By the time a presentation is wrapping up, the audience is more than likely eager for a change of pace—even if the session was interesting and informative. Even the most attentive of listeners will hit a wall eventually, oftentimes somewhere around the 20-minute mark. But it’s also customary for speakers or authority figures to take questions following any kind of a presentation.
So, when you’re hosting a Q&A session, you have a distinct challenge ahead of you: Engage and re-engage individual audience members in a meaningful way while answering the group’s most pressing questions. This is where it pays to ask yourself, “What makes an effective Q&A session, anyway?”
Presenters Are Prepared
Some questions will seem to come out of left field. But others will be fairly predictable, provided the presenter anticipated possible queries by putting themselves in audience members’ shoes. One way to do so is by holding a mock Q&A session ahead of time with a few trusted colleagues or peers. This way, there will be fewer chance presenters will feel caught off guard or forced to fumble out an ad-libbed answer to a tough question on the spot.
Presenters must also know their presentation material backward and forward so they can draw on relevant sources without having to search high and low in the heat of the moment. Just as you’ve prepared for the delivery of your presentation, practice answering follow-up questions ahead of time for the best results.
Most Important Queries Get Addressed
If people have lots of questions, it may not be feasible to address every single one. Prioritization is key. The most effective question and answer session will differentiate between a question someone has and a question many people have.
The traditional “pass-the-mic” approach addressed questions in the order in which they were asked; audience members could easily end up asking highly specific or rambling questions, cutting significantly into the overall Q&A time allotment. But now, audience response technology allows participants to send in questions via mobile devices and upvote others’ questions they’d like to see answered. The most pressing inquiries rise to the top, allowing speakers to methodically address them in descending order. This gives respondents more bang for their buck, as the most widely asked questions receive the most consideration.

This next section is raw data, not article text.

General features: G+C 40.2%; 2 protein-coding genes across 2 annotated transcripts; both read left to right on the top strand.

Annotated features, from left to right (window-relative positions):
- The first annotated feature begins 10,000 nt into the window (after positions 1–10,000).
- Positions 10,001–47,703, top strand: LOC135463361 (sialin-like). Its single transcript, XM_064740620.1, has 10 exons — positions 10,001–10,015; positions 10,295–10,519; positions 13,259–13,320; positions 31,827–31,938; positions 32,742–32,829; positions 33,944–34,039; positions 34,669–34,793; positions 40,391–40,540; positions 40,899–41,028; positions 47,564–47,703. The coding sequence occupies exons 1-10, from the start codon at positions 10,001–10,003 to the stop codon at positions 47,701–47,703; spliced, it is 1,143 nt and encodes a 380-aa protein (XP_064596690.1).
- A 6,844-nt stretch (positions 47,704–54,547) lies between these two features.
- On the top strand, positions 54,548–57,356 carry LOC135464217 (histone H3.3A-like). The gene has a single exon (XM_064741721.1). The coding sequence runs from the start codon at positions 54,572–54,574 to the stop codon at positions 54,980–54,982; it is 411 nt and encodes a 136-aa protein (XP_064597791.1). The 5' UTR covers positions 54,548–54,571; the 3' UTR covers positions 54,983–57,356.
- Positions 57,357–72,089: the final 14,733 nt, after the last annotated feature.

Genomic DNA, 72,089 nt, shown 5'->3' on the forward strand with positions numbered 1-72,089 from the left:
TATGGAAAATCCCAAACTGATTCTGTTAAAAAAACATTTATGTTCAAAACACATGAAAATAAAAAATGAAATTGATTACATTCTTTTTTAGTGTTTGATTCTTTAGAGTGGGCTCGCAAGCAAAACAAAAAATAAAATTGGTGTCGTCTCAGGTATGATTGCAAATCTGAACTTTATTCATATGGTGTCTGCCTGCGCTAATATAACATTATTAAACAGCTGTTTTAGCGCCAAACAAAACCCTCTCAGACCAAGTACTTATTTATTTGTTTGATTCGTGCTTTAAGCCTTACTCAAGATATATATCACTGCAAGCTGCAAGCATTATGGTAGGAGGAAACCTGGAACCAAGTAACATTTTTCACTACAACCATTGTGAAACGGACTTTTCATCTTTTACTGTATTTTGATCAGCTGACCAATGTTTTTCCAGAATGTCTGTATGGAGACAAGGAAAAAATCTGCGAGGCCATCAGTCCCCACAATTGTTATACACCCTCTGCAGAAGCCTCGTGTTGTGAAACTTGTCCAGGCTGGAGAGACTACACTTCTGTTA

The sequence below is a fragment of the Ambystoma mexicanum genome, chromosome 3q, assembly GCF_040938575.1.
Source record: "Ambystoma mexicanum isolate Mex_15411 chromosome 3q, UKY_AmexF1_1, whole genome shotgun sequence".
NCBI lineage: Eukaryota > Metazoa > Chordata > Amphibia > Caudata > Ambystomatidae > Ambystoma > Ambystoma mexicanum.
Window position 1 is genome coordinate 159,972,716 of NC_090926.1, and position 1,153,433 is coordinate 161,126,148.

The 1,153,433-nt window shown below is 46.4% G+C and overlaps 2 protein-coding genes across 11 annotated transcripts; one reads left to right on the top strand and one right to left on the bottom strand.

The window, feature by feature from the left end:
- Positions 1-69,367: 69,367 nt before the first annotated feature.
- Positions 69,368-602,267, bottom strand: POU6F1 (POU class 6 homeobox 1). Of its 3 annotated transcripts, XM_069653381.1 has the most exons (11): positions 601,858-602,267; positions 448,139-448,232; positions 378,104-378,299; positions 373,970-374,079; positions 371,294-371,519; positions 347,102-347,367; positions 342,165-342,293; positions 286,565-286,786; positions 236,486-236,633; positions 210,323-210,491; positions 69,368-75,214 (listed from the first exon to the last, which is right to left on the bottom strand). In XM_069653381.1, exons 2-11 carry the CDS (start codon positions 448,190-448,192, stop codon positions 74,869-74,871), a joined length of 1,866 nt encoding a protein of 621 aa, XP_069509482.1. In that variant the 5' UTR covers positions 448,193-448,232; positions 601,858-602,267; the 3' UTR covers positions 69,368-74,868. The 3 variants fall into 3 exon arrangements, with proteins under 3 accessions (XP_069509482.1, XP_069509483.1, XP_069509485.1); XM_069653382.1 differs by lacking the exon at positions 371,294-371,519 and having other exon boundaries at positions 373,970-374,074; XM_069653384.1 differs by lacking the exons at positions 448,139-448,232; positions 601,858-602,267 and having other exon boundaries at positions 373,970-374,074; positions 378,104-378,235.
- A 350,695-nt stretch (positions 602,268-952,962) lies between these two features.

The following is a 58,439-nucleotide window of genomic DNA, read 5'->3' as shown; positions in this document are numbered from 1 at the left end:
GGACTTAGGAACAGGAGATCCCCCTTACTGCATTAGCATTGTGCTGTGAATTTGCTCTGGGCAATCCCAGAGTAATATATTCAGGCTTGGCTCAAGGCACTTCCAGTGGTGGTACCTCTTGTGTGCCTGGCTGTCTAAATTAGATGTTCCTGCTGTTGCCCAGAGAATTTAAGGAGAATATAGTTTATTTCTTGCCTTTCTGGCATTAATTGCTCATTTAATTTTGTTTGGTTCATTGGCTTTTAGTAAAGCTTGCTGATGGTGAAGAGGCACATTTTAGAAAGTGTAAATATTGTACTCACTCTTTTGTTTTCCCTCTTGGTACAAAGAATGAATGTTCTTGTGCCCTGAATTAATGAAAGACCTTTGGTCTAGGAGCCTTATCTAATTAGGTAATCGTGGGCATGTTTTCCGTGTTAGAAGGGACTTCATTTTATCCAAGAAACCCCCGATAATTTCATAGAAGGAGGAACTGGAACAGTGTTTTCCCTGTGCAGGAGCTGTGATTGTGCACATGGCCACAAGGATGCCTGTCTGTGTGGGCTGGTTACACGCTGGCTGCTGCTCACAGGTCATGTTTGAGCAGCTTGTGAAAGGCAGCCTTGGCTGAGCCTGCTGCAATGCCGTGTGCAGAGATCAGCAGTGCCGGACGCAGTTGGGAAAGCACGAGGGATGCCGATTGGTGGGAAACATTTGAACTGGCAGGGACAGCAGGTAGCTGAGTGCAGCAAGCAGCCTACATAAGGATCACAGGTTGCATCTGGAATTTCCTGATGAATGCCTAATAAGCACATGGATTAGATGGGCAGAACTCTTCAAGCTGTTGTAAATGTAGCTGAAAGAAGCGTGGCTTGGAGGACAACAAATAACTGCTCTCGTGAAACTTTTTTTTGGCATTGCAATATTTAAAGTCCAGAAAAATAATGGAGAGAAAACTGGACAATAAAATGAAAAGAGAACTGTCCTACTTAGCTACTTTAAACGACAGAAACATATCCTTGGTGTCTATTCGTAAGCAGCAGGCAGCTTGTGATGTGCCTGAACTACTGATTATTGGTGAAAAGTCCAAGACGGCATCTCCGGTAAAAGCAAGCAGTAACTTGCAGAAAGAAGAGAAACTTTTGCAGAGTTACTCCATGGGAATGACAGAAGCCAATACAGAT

Time Limit Accounts for Attention Span
There’s no magic increment when it comes to how long a Q&A session should be. But one thing is clear: question-and-answer sessions are least effective when they’re treated like a brief afterthought worth no more than five or 10 minutes of time. When Q&As feel rushed or thrown together last minute, the audience tends to check out almost immediately. The only way to truly sustain audience attention span and participation is to treat the Q&A with just as much care and attention to detail as you do the “meat” of the presentation or speech.
Some experts actually recommend setting aside approximately half the total length of the presentation for the follow-up Q&A. Thus, a 40-minute presentation would necessitate 20 minutes of quality Q&A.
Allow Space for Reactions, Too
Many audience members will have queries in reaction to whatever the presenter has said. But some people will have reactions, and these can be just as useful in kick-starting a rich discussion. So, the final tip is to solicit reactions just as you do queries. Again, audience response technology now allows participants to contribute their thoughts in several formats.
What makes an effective question-and-answer session? Prioritization, preparation on behalf of the speaker and room for contributions in multiple formats will go a long way in making the session a success.